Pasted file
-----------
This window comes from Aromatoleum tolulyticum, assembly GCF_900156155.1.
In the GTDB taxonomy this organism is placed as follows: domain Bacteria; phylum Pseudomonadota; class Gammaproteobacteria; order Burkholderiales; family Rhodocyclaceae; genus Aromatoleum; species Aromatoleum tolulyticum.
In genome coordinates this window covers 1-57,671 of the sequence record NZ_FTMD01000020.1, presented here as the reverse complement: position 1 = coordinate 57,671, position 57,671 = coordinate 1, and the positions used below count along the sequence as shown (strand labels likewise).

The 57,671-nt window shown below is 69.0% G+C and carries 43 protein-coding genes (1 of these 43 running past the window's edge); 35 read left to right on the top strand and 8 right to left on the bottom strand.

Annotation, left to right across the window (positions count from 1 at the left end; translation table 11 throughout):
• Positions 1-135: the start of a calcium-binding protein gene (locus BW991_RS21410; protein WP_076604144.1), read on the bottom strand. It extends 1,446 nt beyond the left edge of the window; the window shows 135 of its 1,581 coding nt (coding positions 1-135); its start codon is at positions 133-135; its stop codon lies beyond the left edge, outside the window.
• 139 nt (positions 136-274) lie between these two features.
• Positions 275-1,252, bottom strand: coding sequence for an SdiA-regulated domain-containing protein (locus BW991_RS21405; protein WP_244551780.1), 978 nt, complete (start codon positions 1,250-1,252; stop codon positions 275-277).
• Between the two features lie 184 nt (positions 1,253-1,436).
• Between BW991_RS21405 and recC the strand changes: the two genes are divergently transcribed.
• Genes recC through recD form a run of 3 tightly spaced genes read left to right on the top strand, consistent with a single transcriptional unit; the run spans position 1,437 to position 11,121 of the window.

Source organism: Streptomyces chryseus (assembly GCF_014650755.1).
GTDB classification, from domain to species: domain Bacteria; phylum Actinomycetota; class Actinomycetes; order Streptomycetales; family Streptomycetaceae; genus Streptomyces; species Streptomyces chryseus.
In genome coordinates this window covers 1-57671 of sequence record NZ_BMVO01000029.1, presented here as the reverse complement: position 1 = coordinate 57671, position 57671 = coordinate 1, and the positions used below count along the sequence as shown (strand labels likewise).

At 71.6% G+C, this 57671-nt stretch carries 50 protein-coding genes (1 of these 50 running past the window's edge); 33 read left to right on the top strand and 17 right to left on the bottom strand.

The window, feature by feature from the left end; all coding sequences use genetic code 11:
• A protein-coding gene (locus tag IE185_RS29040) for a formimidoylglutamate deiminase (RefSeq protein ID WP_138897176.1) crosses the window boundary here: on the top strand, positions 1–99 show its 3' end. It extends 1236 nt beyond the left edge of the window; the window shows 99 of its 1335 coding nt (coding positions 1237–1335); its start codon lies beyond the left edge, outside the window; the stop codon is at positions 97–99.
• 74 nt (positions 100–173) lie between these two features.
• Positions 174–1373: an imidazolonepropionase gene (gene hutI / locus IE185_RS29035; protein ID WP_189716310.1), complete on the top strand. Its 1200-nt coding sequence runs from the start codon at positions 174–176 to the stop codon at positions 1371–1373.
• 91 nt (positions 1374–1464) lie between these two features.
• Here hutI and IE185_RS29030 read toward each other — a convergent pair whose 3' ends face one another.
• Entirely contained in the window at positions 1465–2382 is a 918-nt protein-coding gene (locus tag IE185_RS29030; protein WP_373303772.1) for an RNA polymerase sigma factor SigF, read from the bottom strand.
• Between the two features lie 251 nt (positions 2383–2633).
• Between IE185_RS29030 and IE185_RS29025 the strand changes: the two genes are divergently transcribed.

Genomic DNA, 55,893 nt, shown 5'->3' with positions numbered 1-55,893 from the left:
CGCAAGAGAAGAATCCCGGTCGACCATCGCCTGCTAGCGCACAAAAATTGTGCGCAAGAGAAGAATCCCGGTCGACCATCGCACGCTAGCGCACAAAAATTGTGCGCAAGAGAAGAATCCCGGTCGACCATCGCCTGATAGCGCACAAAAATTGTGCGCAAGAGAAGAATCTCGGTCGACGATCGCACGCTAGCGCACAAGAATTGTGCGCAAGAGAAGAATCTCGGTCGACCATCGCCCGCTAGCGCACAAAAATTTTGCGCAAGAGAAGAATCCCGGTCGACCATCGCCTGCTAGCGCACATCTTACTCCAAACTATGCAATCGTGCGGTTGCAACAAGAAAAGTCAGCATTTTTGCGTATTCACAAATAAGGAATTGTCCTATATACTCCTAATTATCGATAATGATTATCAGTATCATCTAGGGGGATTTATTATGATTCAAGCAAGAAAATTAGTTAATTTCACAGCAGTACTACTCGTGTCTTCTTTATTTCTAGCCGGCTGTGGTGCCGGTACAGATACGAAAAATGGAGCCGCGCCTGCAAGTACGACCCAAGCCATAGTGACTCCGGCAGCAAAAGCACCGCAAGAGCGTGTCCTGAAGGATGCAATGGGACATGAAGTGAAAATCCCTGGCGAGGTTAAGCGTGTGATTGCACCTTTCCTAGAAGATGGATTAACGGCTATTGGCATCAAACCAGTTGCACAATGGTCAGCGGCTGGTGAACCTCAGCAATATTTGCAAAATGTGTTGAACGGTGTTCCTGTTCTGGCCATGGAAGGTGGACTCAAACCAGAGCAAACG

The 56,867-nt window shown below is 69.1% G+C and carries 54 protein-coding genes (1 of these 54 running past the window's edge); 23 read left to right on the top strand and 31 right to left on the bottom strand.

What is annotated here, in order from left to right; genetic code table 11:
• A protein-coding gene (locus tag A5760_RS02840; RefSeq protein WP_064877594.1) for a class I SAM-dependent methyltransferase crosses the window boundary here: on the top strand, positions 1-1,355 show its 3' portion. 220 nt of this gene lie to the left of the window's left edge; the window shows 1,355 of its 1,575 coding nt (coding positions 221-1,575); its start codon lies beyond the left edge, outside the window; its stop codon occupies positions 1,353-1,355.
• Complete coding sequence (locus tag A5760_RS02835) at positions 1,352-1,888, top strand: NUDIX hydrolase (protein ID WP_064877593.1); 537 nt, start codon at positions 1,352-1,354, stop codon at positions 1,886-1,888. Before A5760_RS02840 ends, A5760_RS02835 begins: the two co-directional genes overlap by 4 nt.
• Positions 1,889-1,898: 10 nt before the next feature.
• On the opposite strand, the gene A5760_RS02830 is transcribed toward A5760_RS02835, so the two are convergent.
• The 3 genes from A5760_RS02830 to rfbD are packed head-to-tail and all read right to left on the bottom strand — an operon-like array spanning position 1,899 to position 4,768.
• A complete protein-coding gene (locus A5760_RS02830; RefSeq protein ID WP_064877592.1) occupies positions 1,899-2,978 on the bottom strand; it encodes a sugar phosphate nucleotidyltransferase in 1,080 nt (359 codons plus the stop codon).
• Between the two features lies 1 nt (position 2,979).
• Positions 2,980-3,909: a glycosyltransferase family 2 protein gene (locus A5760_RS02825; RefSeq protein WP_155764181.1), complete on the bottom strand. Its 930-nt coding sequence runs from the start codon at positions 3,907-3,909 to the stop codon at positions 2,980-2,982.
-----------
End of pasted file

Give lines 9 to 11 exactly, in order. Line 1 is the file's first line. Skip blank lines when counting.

• Between the two features lie 184 nt (positions 1,253-1,436).
• Between BW991_RS21405 and recC the strand changes: the two genes are divergently transcribed.
• Genes recC through recD form a run of 3 tightly spaced genes read left to right on the top strand, consistent with a single transcriptional unit; the run spans position 1,437 to position 11,121 of the window.